Can’t Buy Me Love

Sermon for Sunday, September 18, 2016 || Proper 20C || Luke 16:1-13

There was a group of fabulous philosophers active in the middle decades of the twentieth century. Born and raised in Liverpool, England, their names spread quickly throughout the world, and their words continue to influence people to this day. One of their early well-known treatises speaks the same message as Jesus’ words this morning. They write:

Say you don’t need no diamond ring and I’ll be satisfied
Tell me that you want the kind of thing that money just can’t buy
I don’t care too much for money, money can’t buy me love.

These lines of the Beatles #1 hit bring the song to a very different conclusion than you might expect from hearing the beginning. The first two verses say, in part: “I’ll buy you a diamond ring… I’ll get you anything… I’ll give you all I’ve got to give if you say you’ll love me too.”

For a three-minute song, “Can’t Buy Me Love” covers a lot of ground. First, the mistake: material possessions are used to secure love. Then a confession: I don’t have a lot to give. Then the realization: the person whom I’m meant to love won’t need any of that. They’ll want from me the kind of things you can’t buy with money. The song is actually a lot deeper than you’d expect from Top 40 radio.

Indeed, “Can’t Buy Me Love” is a modern day allusion to Jesus’ confusing parable about the dishonest manager. The manager is going to be fired and he realizes he is about to be put out in the street amongst the very people he has been scamming all these years. How can he ingratiate himself with them, he wonders? Then the solution hits him. If he reverses his own crookedness in the eyes of his master’s debtors, then they will love him. So he brings them in one by one and slashes the interest from their bills. 50% off the top for one. 20% for another. They are sure to love me now, he thinks!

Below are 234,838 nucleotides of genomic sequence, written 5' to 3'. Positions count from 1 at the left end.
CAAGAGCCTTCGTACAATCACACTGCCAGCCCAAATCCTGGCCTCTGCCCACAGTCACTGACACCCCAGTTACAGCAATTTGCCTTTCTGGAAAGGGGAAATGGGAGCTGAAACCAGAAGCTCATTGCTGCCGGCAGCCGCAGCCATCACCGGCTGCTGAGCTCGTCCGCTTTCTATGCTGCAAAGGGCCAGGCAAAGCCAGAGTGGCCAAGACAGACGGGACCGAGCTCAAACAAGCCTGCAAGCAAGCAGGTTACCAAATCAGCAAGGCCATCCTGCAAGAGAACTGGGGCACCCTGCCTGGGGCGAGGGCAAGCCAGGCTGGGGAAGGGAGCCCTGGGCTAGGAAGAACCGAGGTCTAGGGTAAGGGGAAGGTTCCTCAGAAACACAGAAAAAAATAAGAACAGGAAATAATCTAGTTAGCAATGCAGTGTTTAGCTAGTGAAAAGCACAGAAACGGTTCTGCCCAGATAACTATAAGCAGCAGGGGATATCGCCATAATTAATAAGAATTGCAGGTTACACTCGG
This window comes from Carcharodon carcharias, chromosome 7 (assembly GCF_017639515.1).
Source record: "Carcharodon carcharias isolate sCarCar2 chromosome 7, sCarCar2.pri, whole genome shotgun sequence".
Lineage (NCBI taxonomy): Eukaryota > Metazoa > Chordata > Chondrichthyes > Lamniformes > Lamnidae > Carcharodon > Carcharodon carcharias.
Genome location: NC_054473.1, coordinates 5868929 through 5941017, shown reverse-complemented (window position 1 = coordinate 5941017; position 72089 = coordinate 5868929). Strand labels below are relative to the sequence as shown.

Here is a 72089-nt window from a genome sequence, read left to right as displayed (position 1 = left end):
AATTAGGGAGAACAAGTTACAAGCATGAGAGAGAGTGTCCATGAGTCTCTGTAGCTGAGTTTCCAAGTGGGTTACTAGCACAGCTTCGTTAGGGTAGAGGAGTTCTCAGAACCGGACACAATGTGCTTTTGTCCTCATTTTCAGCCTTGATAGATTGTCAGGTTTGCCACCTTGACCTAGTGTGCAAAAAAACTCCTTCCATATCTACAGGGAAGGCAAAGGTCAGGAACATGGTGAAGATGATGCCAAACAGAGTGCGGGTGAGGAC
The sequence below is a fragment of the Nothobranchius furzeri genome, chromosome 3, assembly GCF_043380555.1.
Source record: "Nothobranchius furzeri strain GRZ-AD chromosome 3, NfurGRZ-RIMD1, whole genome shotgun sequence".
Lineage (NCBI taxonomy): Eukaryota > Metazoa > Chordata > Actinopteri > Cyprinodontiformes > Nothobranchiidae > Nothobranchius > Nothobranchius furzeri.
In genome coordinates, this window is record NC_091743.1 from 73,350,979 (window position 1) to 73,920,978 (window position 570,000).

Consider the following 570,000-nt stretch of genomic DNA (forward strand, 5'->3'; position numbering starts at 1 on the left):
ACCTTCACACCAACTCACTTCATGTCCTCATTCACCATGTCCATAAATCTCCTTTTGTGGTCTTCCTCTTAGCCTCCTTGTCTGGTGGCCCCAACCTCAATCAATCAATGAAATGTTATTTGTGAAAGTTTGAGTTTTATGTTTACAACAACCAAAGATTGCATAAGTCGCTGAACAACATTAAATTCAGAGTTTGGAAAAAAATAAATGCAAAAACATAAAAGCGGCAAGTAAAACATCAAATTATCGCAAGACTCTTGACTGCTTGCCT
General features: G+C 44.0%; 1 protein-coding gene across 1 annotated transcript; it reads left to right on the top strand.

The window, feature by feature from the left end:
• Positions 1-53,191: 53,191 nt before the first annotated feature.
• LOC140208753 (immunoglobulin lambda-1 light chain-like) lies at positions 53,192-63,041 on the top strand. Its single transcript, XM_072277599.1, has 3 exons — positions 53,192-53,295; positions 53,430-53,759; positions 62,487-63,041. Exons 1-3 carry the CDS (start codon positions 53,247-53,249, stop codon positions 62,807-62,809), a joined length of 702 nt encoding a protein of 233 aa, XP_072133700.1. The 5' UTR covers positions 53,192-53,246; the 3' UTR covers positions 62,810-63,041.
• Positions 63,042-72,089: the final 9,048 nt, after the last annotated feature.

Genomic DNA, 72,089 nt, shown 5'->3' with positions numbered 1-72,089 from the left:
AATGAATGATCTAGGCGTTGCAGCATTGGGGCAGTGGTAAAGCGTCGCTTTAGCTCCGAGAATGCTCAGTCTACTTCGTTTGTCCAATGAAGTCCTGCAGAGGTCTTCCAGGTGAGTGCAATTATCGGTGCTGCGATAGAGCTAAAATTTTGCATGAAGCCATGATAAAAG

Not so fast, says Jesus. The manager showed himself as a dishonest man twice: first in charging exorbitant interest rates to the debtors and second in lying to his master about the debts being paid off. (And getting away with it, too, if his master’s commendation means anything.) It seems to me that in the end, the manager is both fired for squandering the master’s property and unwelcome by the debtors he’d been scamming, thus leaving him alone.

The manager makes the same mistake that the Beatles do in the first stanza of the song. He tries to buy love and acceptance via financial transaction. Different takes on this same plot show up again and again and again. I grew up watching Disney’s Aladdin. In it the title character wishes for kingly wealth in order to win the princess’s hand. But the irony is that she had already fallen in love with him when he was just riffraff, a street rat.